After a handful of successful summits across Yosemite Valley, it was about time a guidebook about climbing in the region came out. This is where "A Climber’s Guide to Yosemite Valley" by Steve Roper stepped in and gave climbers knowledge and insight into the routes available and techniques required. This was the climbing Bible of Yosemite and no-one in the 60s would have dreamed of visiting without reading this book.
While climbers continued to ascend various peaks in the park with pitons and hammers throughout the 60s, it wasn't until 1973 that Doug Robinson and Dennis Hennek attempted the climb of the Northwest Face of Half Dome without hammers! Robinson was a firm believer in "climbing the rock without changing it" and his use of 'nutcraft' change the game for climbing in Yosemite.
Another game changer in 1973 was the all-female team of Sibylle Hechtel and Beverly Johnson taking on the ascent of El Capitan. The women entitled the story of their climb the comical “Walls Without Balls," which has become synonymous with female climbing in America.
While Robinson and Henneck were the first to attempt hammerless climbing, it was arguably John Bachar, John Long, and Ron Kauk who put Yosemite free-climbing on the map. They used techniques like hand jamming and fingertip face climbing to ascend the East Face of Washington Column, a challenge that was yet unheard of!
Throughout the 80s and 90s, climbers continued to ascend Yosemite’s peaks, both with and without aids. Yablonski, Kauk, and Bachar created Midnight Lightning on Columbia Boulder; Bachar and Dave Yerian surmounted the gold granite of Medlicott Dome; Bachar and Croft climbed Half Dome and El Cap in a Day and Paul Piana and Todd Skinner free-climbed the original Salathé Wall sans pitons!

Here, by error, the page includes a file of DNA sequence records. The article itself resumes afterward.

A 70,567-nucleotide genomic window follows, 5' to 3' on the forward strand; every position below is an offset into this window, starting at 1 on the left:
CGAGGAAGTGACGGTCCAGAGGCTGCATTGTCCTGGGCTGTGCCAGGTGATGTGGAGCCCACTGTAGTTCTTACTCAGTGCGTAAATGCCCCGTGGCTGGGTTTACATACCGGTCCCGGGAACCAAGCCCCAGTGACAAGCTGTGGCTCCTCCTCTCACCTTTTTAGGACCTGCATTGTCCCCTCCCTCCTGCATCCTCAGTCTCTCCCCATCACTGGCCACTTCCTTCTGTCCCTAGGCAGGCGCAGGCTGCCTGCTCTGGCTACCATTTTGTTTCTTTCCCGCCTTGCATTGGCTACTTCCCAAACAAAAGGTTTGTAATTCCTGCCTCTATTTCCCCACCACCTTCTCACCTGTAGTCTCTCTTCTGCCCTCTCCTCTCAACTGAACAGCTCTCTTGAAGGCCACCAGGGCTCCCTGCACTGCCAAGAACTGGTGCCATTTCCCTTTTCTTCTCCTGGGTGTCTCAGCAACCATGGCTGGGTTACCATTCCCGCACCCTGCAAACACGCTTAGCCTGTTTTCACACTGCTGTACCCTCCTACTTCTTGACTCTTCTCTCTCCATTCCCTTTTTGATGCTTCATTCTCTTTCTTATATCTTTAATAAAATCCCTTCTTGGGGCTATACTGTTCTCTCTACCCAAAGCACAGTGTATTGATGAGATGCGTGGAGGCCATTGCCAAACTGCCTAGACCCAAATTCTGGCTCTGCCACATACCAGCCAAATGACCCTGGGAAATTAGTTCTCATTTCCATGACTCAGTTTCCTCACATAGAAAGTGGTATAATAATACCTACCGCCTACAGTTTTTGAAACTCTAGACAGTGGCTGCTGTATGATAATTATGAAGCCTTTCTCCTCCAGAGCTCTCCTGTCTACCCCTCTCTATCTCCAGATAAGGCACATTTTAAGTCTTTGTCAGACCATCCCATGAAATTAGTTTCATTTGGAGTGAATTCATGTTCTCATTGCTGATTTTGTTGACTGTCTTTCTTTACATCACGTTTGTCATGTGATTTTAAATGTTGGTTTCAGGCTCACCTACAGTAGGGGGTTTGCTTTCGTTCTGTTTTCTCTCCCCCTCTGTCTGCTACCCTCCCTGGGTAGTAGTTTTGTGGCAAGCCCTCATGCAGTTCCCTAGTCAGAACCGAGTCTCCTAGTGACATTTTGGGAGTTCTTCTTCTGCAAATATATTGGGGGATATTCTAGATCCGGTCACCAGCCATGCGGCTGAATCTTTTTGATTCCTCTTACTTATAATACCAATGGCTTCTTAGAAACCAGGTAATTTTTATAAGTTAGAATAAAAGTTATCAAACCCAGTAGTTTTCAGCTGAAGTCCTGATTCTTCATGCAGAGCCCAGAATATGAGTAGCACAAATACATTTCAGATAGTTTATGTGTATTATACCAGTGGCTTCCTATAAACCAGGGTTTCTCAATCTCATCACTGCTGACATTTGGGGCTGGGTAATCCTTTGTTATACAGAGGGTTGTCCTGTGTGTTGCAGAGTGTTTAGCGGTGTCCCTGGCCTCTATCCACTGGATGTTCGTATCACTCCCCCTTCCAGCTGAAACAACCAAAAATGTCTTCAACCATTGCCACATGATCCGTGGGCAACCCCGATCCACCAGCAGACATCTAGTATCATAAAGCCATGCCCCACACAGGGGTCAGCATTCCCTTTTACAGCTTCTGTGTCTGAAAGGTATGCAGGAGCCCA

Climbing The Nose was one of the biggest climbing challenges in the world, let alone free-climbing it as Lynn Hill did in 1993! She had claimed numerous climbing victories in her time, but this was perhaps one of the greatest. Men and women were in awe of her talent and it wasn't until 2005 that another free ascent of The Nose was completed!
Throughout the noughties, Tommy Caldwell challenged himself to a number of free ascents such as Lurking Fear (El Capitan) with Beth Rodden, Magic Mushroom in 2008 with Sjong and The Shaft. He was one of the main free-climbers who redefined what was possible on the walls of Yosemite. Not only this but he also free-climbed The Nose and Freerider on El Cap back-to-back in a day!
Not content with summiting one of Yosemite's mammoth climbs, Alex Honnold tasked himself with soloing the three biggest faces in Yosemite in less than 24 hours! He had already completed this task with fellow climber Tommy Caldwell, but this time he was alone. He ended up ascending all three walls in just 18 hours, 55 minutes!
One of the latest feats of Yosemite climbing was the first free ascent of El Capitan's Dawn Wall in 2015 by Tommy Caldwell and Kevin Jorgeson. Instead of an aided ascent like so many climbers before them, Caldwell and Jorgeson decided to free-climb the 3,000-foot vertical granite sheet, taking 19 days and numerous attempts to finally crack it! This climb was shown live on the web and really helped to re-establish Yosemite NP as the epicentre of worldwide rock climbing!